The lightest of the bunch is the top end Nike Victory XC3 weighing in at only 125g, it is quite possible that the wearer will hover delicately above the mud wearing a spike of such great beauty (I considered getting them to wear whilst gardening). The upper has dynamic Flywire cables, these along with a single layer no-sew mesh deliver a fantastic fit which is both lightweight and breathable.
In Soapy Bubbles
All of the new AW14 models are brightly coloured; I however propose all cross country spikes should be brown in colour as standard. This would reduce the mental torment felt upon the instant muddy destruction of the spikes good looks. Failing this it is possible to return your spikes to their glorious gleaming state after a race, here is some top drawer step by step advice from our expert on the subject:
"Take the muddy monsters out of the shoe bag, remove the 9 - 12 mm spikes (only the fool hardy skip this step), and fill a bucket full of hot soapy water. Procure a nail brush and begin scrubbing.
Once the spikes look pristine rinse the soap out of them and give them a good shake as would a dog on exiting a bath. Finally rest the shoes on their side and let them dry for 2 - 3 days. Once the shoe is dry pop the spikes back in and you are ready for your next battle with nature. Race and repeat."
There you have it! Whether you rate traction, weight of the spike, comfort of the upper or aesthetics with such a great selection you are sure to find one that appeals.
Hopefully the muddy waters of cross country spikes are now crystal clear.
So get a pair and let the muddy madness begin!
More agonising than watching a freshly decorated Easter egg roll downhill is the necessary evil for most active animals of frequently rolling various body parts over some foam.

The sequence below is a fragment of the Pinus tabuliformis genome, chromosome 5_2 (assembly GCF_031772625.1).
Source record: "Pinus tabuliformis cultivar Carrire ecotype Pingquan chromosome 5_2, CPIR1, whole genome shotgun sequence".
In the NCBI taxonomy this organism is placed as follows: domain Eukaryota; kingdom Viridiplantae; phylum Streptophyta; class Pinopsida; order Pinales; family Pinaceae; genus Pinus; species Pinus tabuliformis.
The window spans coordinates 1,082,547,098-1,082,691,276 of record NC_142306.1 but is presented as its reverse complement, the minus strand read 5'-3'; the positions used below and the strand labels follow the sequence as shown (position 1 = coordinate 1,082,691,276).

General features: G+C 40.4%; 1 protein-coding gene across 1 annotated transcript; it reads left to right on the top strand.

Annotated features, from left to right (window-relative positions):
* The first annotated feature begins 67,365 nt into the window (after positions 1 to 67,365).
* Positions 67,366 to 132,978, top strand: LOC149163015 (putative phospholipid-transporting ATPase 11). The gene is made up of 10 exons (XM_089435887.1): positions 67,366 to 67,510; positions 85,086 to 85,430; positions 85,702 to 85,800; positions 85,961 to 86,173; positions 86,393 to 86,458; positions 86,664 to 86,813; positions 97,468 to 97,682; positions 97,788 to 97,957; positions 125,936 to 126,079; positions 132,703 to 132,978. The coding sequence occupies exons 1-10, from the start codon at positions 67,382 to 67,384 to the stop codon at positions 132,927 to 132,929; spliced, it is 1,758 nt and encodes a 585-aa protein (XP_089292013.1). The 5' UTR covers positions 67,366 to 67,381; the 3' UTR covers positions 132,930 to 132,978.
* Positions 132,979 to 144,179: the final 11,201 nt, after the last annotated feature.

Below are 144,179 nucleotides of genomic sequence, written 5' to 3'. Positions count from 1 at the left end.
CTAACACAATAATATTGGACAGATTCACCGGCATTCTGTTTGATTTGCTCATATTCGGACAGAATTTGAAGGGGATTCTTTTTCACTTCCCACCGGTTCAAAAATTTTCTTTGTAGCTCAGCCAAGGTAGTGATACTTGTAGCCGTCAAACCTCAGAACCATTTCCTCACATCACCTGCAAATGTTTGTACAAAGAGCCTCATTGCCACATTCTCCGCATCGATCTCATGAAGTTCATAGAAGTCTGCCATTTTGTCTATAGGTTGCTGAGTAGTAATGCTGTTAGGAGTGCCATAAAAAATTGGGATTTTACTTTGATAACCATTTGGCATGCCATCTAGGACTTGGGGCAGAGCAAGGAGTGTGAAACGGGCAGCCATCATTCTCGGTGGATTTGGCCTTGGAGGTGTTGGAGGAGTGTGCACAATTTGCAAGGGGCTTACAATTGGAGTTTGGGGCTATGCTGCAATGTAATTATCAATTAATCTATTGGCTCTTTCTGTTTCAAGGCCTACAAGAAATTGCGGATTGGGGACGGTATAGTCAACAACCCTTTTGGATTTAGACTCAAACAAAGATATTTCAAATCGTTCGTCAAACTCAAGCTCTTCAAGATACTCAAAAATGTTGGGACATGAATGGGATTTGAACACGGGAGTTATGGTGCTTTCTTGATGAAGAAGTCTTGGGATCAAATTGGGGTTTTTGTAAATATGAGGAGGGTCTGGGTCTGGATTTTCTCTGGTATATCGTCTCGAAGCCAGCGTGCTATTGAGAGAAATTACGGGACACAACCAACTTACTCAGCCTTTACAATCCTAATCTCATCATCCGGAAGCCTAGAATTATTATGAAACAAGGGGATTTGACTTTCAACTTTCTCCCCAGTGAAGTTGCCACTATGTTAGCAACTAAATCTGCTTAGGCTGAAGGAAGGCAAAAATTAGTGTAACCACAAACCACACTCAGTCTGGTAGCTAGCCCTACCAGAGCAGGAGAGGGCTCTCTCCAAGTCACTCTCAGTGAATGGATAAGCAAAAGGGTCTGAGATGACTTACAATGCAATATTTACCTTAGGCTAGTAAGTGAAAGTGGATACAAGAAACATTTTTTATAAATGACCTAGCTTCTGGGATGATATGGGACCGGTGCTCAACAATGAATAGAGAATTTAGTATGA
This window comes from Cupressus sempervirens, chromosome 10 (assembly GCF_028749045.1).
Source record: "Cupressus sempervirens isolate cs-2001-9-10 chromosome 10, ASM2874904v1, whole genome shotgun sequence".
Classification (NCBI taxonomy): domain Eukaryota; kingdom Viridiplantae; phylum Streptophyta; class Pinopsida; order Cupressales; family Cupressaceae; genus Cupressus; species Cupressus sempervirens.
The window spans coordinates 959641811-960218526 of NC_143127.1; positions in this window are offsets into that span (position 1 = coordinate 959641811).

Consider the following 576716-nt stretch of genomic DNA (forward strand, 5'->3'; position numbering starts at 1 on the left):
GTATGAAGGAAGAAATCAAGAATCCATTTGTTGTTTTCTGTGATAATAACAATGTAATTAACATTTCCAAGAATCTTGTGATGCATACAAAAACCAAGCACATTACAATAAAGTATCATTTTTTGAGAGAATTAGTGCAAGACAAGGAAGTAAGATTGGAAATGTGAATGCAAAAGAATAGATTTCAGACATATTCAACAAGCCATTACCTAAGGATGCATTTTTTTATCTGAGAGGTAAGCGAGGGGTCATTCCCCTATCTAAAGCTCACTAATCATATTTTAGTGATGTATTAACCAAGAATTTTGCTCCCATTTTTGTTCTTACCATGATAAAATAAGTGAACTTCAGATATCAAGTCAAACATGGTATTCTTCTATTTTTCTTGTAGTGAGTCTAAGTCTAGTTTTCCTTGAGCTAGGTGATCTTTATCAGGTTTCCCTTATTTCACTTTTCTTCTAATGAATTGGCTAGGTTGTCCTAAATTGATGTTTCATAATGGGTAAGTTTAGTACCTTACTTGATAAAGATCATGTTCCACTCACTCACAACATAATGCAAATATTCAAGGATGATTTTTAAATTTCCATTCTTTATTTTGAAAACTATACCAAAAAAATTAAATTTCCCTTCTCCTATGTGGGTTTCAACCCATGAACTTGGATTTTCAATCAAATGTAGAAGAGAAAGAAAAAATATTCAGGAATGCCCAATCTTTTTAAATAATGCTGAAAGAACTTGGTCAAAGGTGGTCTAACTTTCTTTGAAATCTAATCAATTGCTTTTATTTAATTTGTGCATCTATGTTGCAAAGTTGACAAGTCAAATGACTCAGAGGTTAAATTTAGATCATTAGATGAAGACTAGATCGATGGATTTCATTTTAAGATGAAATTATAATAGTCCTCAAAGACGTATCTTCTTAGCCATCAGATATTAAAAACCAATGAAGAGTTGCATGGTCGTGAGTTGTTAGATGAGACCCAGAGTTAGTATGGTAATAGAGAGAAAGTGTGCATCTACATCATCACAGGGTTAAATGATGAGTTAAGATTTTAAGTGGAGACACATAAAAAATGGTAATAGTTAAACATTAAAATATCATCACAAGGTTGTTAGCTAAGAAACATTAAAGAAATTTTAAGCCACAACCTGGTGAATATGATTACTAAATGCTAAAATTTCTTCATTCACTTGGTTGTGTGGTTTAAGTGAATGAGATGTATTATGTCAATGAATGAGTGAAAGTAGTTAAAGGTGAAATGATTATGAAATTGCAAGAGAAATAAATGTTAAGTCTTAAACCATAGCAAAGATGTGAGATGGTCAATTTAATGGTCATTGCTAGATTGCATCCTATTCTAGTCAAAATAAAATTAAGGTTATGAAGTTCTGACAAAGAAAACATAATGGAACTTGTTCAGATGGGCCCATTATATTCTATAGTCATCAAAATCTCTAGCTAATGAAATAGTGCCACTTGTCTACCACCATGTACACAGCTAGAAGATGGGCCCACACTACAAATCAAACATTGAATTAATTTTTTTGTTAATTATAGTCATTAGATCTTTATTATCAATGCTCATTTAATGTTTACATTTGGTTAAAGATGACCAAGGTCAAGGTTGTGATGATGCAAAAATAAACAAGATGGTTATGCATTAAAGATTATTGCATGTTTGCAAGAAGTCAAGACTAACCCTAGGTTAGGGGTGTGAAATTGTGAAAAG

A foam roller is a handy tool to have around, and if used correctly it can replicate the benefits associated with sports massage. Since you use your very own body weight to control the intensity of the massage you can also decide on the level of pain inflicted. This, and the ability to audibly squeal without shame, are the key differences between this solo rollo and the steely show of strength that must be exhibited at all times during a sports massage.
Foam rollers can also be incorporated into workout sessions, challenging the muscles and crushing that core!
There are various rolly products available so here’s the heads up on a few.
Truly, Madly, not too Deeply
First up is the most gentle of our foamy friends. The Fitness Mad Foam Roller is long and blue and foam through and through. It delivers the least intense massage of the bunch, due to it being the least firm and having a smooth surface unlike the rugged terrain of the other rollers. This roller also has a more limited lifespan comparatively speaking to the other more structured products as it will compress through use and becomes less effective.
In the case of The Grid Foam Roller from Trigger Point we are advised to “Forget everything you've ever known about traditional foam rolling - The Grid is here, and it's going to take foam rolling to a whole new level.”
Following this advice Big Will Smith, still in possession of his MIB neuralyzer, popped round and in a flash my extensive foam roller knowledge was no more.
The Grid differs from traditional rollers in that it is constructed from a hard, hollow core hand-wrapped in EVA foam. The Grid has unique ‘distrodensity’ zones as Trigger Point call them, or ‘different sized bumps’ as I more technically refer to them, on its surface to replicate the feeling of a massage therapist’s forearm, palm or fingertips. This makes it easier to isolate specific muscle groups and achieve a more focussed massage.